An Enneagram Eight is the Challenger, the Maverick, the Boss, the Rock. Eights are tough, decisive, and confrontational. There are many musical Eights, but the two I'd like to highlight here are Aretha Franklin and Frank Sinatra.
Sandra Maitri, in her book The Enneagram of Passions and Virtues, writes about how Eights are very closely associated with the body, the physical senses, and physical pleasures. Eights inhabit their bodies vividly. They don't step lightly, or with hesitation. They like to move. For a desk-job working Eight, it's hugely refreshing to hit the gym, do martial arts, run, chop a giant pile of firewood, work up a good sweat, get your heart beating! And this of course builds up a big appetite, so let's satisfy that with food and drink - lots of it. Seconds and thirds, make it hot, and give me extra. Don't pussyfoot around! And then there's the greatest sensual pleasure of all, sex, like a giant string of TNT going off.
All of these things fit in with an Eight's basic desire, as outlined by Enneagram authors Riso & Hudson: to be/feel strong, real and alive.
Aretha Franklin famously punctuates her singing with powerful yells, straight from the pit of the soul, from the soles of her feet, from beneath her right to the core of the planet. You know it's her in front of the microphone, and there's nothing else you need to look at or listen to.
Check out this performance of her song Dr. Feelgood (no relation to the Motley Crue song). This Dr. Feelgood dispenses good loving, not pills, as she makes clear in the final verse - especially with that orgasmic moaning, and her final cries in this live performance from 1971 makes the climax last almost as long as the rest of the song altogether.
I don't want nobody, always
Sittin' around me and my man
Be it my mother, my brother, my sister
Would you believe, I get up
Put on some clothes
Go out and help me find somebody for this self,
if I can'
Now I don't mind company
Because company's alright with me
Every once in awhile
When me an that man get to lovin'
I tell ya girl, I dig ya, but I don't have time
To sit, and chit, and sit and chit-chat an smile
Don't send me no doctor
Fill me up with all a those pills
I got me a man named Doctor Feelgood
That man takes care of all my pains and ills
His name is Doctor Feelgood in the morning
To take care of business is really this man's game
And after one visit to Dr. Feelgood,
You understand why I feel good, in this pain.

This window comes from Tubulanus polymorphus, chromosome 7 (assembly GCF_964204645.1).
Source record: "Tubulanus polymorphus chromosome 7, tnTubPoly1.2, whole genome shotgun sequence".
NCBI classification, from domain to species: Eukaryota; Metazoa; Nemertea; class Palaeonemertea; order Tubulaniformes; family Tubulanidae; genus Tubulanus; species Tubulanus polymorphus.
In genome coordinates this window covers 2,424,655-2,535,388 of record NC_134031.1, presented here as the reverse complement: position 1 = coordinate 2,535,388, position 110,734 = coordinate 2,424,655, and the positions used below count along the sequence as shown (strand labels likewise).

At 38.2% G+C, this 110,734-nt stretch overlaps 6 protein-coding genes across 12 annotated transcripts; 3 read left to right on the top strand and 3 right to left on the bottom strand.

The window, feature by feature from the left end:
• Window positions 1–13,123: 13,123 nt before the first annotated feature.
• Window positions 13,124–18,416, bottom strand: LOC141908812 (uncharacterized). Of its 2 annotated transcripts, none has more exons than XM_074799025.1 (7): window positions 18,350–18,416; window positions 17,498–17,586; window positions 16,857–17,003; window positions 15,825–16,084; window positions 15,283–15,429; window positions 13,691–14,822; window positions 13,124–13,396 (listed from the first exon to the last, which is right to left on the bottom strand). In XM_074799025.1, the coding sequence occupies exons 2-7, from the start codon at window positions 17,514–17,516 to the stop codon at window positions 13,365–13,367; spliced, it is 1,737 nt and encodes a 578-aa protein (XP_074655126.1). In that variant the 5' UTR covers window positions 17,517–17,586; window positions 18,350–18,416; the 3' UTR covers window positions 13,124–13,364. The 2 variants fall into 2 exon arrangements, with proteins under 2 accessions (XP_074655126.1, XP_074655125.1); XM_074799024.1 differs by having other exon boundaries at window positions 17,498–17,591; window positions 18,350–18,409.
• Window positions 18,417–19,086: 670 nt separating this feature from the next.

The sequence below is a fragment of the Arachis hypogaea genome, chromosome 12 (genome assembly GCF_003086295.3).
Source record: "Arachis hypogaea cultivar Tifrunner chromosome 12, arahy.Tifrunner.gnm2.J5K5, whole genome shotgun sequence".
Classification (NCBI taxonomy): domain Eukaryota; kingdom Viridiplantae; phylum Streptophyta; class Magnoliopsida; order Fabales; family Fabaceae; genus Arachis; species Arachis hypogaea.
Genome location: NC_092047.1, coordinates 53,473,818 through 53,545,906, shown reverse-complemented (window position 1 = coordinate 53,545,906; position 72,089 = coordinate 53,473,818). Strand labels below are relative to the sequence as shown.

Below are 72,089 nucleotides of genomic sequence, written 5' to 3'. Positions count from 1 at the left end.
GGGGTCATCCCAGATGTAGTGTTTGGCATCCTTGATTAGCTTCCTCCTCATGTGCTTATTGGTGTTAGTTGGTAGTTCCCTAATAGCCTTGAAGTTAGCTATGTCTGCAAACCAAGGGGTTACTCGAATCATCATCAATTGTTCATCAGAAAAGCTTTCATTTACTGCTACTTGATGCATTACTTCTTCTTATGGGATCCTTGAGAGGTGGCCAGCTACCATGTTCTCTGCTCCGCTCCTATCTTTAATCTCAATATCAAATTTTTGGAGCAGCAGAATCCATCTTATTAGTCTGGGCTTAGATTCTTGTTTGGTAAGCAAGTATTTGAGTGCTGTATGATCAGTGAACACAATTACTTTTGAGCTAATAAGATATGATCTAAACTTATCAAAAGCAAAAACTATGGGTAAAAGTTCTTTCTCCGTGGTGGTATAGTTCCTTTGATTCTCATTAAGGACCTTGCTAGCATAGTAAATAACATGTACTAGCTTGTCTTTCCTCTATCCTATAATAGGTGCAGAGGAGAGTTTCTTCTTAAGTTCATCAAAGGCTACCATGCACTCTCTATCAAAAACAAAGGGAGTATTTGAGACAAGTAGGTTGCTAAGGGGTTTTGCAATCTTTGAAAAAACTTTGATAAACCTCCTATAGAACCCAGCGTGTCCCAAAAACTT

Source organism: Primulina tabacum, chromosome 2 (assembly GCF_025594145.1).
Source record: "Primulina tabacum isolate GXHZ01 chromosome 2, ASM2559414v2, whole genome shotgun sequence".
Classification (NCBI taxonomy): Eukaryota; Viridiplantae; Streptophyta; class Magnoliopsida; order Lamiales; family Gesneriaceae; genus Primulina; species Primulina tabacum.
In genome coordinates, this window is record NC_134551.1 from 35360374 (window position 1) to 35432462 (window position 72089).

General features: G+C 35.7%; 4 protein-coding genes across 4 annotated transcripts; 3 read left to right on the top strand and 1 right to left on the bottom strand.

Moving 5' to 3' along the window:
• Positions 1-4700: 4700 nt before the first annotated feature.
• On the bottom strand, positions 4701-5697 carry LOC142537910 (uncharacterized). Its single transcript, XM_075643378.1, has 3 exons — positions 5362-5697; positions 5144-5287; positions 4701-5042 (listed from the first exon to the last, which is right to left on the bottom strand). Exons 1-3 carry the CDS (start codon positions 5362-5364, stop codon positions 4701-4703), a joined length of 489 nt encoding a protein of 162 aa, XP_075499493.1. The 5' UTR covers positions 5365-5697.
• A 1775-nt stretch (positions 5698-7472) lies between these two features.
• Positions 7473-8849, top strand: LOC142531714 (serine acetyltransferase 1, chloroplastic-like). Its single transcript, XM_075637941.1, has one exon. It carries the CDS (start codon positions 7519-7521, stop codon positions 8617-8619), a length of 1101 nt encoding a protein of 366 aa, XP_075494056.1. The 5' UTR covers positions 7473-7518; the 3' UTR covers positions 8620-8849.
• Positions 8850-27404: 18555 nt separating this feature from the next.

Oh! Yeah! Oooh!
Oh, good God a-mighty
The man sure makes me feel real........
Another strong Eight desire is to control their life. No one's gonna fuck with me. If they try, watch out. An Eight's retribution is swift, and brutal, and they're ready to dish out more.
Frank Sinatra once said this of his childhood: "In Hoboken, when I was a kid, I lived in a plenty tough neighbourhood. When somebody called me a 'dirty little pig,' there was only one thing to do: break his head."
This strategy might be what's needed to survive in rough circumstances, but it got Sinatra expelled from high school for "rowdy conduct" after a mere 47 days' attendance.
And like every other personality type, the strategies developed to get our needs met when very young continue, usually unexamined, even as we age and our situation changes. When he toured Australia in 1974, Sinatra, after getting in a scuffle with some reporters at the airport, ranted against them on stage, referring them as bums and parasites, and the female journalists as "buck-and-a-half hookers." The aviation union, in retaliation, refused to refuel or service his private jet until he apologized. He never did. A high level union leader intervened, and he was flown out in the middle of the night.
Sinatra's song My Way really does capture an Eight's fierce appetite for independence:
And now, the end is near;
And so I face the final curtain.
My friend, I'll say it clear,
I'll state my case, of which I'm certain.
I've lived a life that's full.
I've traveled each and ev'ry highway;
But more, much more than this,
I did it my way.
Regrets, I've had a few;
But then again, too few to mention.
I did what I had to do
And saw it through without exemption.
I planned each charted course;
Each careful step along the highway,
But more, much more than this,
I did it my way.
Yes, there were times, I'm sure you knew
When I bit off more than I could chew.
But through it all, when there was doubt,
I ate it up and spit it out.
I faced it all and I stood tall;
And did it my way.
I've loved, I've laughed and cried.
I've had my fill; my share of losing.
And now, as tears subside,
I find it all so amusing.
To think I did all that;
And may I say - not in a shy way,
"No, oh no not me,
I did it my way".
For what is a man, what has he got?
If not himself, then he has naught.
The right to say the things he truly feels;
And not the words of one who kneels.
The record shows I took the blows -
And did it my way!
An Eight who's divorced from presence veers further and further into their ego's attempts to "jumpstart the world," as Russ Hudson put it at a recent talk. But that feeling of aliveness is something they can access here and now, without any provocative action or external stimulation. Again, quoting Riso/Hudon, they "let go of the conviction that they must always be in control of their environment," and become truly strong, courageous, selfless, compassionate, merciful, and vulnerable, as the raw and simple majesty of existence touches them and gives them a feeling of pure Being that vastly outstrips any orgasm, porterhouse steak or barroom brawl.